And this semester, I’m choosing to use a mouse with my Cr-48 whenever I’m in the faculty office. Today I had another Chrome OS update, and the (Dell optical wheel) mouse was plugged in when I restarted the machine. On reboot, the pointer was VERY slow. I had to drag the mouse six times to move the pointer from one side of the screen to another. When I got to the settings, it was the second notch from slowest, and I moved it up a couple to get back to normal. I’m not certain, but there seems to be something a little bit different about the trackpad, too. Sadly, even after using the Cr-48 for almost 14 months I’m still hitting the upper corners of the trackpad and blasting my cursor off into oblivion in mid-sentence, at least once in a while. I’m hopeful that the pointer speed reset indicates that some updates to the pointer drivers have been installed.
As of this morning, the Cr-48 is up to (oh–I think that we got new fonts with this update, at least how it looks in WordPress)
Chrome OS 1625.0
Google Chrome 18.0.1017.3
WebKit 535.19 (@105663)
In terms of course documents, mostly quizzes and presentations for me, I’ve been learning to finesse multiple Google accounts to help partition my teaching documents from personal e-mail and documents. This has been an evolving experience, as it seems very possible to set up Gmail for multiple sign-ons (and Android 4.0.3 does a stellar job of providing a central switchboard for many Gmail accounts)—but things are a bit more partitioned with Google Docs. I never have trouble when sharing from one account to another, but sometimes I confuse myself dealing with multiple identities.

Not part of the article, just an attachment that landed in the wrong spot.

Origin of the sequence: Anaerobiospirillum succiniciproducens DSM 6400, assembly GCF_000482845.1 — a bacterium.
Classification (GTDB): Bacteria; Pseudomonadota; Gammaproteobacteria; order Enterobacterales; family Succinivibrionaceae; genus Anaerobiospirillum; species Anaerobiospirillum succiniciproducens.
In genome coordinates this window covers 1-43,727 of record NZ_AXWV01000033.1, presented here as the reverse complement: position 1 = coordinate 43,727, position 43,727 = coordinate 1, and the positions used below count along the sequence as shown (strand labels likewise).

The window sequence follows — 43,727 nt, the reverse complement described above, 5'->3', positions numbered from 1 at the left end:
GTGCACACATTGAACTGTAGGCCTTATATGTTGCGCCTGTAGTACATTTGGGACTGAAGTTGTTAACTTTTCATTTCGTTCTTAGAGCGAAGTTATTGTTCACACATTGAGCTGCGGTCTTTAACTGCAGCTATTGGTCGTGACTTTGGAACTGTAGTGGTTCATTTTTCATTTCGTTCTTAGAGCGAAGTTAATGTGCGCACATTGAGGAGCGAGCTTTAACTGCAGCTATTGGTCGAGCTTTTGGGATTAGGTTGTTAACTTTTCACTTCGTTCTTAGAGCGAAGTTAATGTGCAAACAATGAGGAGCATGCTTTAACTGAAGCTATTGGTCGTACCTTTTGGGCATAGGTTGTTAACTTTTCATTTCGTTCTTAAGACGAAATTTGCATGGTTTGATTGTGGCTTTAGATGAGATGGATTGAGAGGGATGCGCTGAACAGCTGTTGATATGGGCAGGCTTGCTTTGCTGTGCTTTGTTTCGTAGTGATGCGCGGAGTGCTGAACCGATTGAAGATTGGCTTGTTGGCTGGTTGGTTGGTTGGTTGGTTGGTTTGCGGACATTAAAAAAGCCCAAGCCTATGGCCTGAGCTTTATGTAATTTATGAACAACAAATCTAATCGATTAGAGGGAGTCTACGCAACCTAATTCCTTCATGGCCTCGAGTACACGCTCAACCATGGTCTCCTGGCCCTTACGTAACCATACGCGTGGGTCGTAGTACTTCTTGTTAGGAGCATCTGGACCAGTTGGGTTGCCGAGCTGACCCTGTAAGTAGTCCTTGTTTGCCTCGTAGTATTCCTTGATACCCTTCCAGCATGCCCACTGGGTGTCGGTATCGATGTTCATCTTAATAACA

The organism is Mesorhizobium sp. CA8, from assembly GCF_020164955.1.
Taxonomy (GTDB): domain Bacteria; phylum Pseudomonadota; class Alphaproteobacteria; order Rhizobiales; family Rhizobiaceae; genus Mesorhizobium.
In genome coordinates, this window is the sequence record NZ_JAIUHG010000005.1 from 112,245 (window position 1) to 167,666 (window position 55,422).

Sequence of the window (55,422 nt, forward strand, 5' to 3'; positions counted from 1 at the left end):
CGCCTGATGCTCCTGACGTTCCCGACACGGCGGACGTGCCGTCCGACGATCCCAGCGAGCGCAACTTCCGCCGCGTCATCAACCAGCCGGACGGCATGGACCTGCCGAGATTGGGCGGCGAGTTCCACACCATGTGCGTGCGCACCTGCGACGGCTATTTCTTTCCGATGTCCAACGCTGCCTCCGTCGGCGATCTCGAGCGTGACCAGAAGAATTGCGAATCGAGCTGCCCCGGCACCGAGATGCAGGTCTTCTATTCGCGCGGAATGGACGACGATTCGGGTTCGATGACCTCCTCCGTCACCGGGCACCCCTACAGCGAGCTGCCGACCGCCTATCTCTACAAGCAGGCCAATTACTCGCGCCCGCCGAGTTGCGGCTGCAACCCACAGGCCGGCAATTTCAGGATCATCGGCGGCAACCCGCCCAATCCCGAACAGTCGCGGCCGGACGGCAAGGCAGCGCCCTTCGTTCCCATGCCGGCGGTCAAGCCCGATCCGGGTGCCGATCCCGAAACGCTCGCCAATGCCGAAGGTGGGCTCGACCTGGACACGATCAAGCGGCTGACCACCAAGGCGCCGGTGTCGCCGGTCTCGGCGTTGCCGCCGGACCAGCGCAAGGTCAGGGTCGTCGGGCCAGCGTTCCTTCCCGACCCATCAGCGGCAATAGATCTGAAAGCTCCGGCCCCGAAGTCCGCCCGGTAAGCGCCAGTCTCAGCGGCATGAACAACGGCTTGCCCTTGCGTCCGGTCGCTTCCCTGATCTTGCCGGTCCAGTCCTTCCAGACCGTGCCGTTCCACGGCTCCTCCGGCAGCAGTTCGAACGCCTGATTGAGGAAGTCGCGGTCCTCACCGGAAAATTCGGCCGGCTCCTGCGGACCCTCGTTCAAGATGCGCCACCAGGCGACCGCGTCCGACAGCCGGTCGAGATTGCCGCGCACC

With Chrome 18 on Windows or Ubuntu, opening Gmail with a separate account will automatically spawn a new browser window, which really helps keep identity management cleaner. On Chrome OS, I am still learning to recognize what appears graphically like a Workspace switch in Ubuntu. Without having a desktop background, I need to think a little more about identity on Chrome OS. When there’s a desktop and the browsers are not maximized, the graphics sort of do the thinking for me. ;^)
And that just about wraps it up for January, 2012
Three days ago, I was pleased to update my phone to Android ICS 4.0.3, and I’ve been enjoying some of its new cool stuff. On my second attempt, I got a nice-looking panoramic photo of a sunset from my office. The first one was a head-to-foot vertical pan of a wiggly six-year-old sitting close by in a chair, and it was a little too cubist to share with the family…
Despite any technical gripes from typeface boffins, I do prefer the new Roboto font, and I’ve learned some new ways to use the updated browser efficiently. I still haven’t dug in deeply enough to learn the browser’s name yet. Chrome it ain’t. There have been a few cases where I really like the interface improvements, and a couple where I find myself stressed. Usually those circumstances are how I try to relate to Google Maps’ Traffic view while driving. One might say that I’m a little impatient with default start ups that forget my preference for Traffic-always-on-thank-you-very-much, and zoom levels drawn from random space. But somehow I just don’t seem to use the phone for maps when I’m at my desktop (go figure!)